The Continuing Evolution of Networked AV

As more and more product manufacturers and AV integrators move towards AVoIP network solutions, IP convergence on the enterprise network becomes the topic of almost every AV/IT design programming discussion. Should we put the AV devices on the network to provide consolidated management, infrastructure cost savings and a single point of support? Should we create separate networks to maintain clear lines of demarcation between IT/AV applications and network management?


Up until very recently, encoding and streaming on most IP networks involved encoders with bandwidth requirements typically not exceeding 15Mbps for HD 1080P resolution. These HD IP video/audio streams were not intended to completely replace DVI, HDMI, or SDI wired video connectivity. Standard production gigabit networks could easily support this type of streaming traffic if careful protocol selection and network configurations were integrated into the network architecture.


Today, it is still very common for most enterprise networks to have at best gigabit ethernet connectivity to the access layer or workstation/end-user locations. This is true in education, healthcare, corporate and even government networks. This is a major obstacle for integrating 4K video/audio devices on the production network as AVoIP technologies have some very stringent transport, bandwidth and timing requirements. With UHD 4K 4:4:4 60HZ resolutions taking center stage in the last couple of years, it became obvious that gigabit networks are generally not capable of passing this level of traffic without substantial compression as the defacto standard for high bandwidth UHD resolution network video distribution is currently a 10-gigabit network.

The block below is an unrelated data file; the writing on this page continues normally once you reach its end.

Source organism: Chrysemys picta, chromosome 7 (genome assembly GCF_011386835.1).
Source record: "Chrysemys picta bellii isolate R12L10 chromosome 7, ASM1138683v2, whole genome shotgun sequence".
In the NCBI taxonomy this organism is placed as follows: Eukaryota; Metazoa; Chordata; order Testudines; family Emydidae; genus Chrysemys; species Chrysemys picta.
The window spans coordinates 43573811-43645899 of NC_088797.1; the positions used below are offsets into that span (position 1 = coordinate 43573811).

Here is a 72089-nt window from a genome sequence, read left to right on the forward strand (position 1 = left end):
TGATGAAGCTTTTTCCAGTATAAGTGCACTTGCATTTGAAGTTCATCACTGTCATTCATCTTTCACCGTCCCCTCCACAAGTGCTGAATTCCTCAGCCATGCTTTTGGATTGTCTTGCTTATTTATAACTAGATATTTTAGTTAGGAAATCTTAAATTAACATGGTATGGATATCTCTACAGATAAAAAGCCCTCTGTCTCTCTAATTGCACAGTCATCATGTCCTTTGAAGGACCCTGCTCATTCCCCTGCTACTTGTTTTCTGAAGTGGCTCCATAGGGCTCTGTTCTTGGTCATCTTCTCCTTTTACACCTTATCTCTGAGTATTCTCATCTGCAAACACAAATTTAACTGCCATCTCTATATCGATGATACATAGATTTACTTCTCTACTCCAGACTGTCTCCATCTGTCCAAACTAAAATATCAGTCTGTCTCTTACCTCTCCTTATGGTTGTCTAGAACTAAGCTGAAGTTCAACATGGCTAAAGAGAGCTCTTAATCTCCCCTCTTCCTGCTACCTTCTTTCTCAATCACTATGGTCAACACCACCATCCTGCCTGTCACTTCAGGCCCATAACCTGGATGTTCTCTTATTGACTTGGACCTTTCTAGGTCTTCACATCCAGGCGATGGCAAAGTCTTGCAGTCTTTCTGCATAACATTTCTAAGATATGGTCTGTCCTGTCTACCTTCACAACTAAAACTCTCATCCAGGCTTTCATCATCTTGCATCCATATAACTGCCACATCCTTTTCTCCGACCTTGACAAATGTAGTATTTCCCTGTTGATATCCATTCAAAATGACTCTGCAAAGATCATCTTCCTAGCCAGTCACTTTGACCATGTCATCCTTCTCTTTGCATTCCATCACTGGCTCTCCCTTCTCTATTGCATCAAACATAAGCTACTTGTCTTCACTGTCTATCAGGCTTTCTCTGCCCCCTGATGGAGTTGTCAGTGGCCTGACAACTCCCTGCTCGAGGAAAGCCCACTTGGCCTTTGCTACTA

It is very difficult to request 10-gigabit switches and infrastructure from the facility IT department when it is rarely deployed on their production network. In our experience, the best solution for AV designers and integrators is to create a separate 10-gigabit parallel network that will utilize as much of the existing infrastructure pathways/spaces as possible. Having the ability to control protocol selection and network configurations provides a very effective means to ensure consistent traffic flow and bandwidth utilization. This approach can also circumvent complex security and policy constraints as the network is not available for general access and typically does not have the same security requirements. There are instances when IT would like to see the parallel network visible on their network management console. This can be addressed with a relatively simple link configuration which will allow IT to monitor the AV networks health, uptime/downtime along with the production network.


In the next few years, AVoIP devices will begin to be integrated on to AV wireless 802.11ax WiFi and cellular 5G networks which will provide high bandwidth and extremely low latency. This will usher in the new era of mixed reality and tactile devices that will have an immense impact on AV systems. The vision of converged networks may have its place someday when the demands for the enterprise production network are in step with the demands for the AV network. Until that time comes, creating purpose-built AV parallel networks appears to be the best direction.


This article was published in Sound & Communication Magazine: ViewPoint


Learn more about the Author: Brian Moores, Associate Principal


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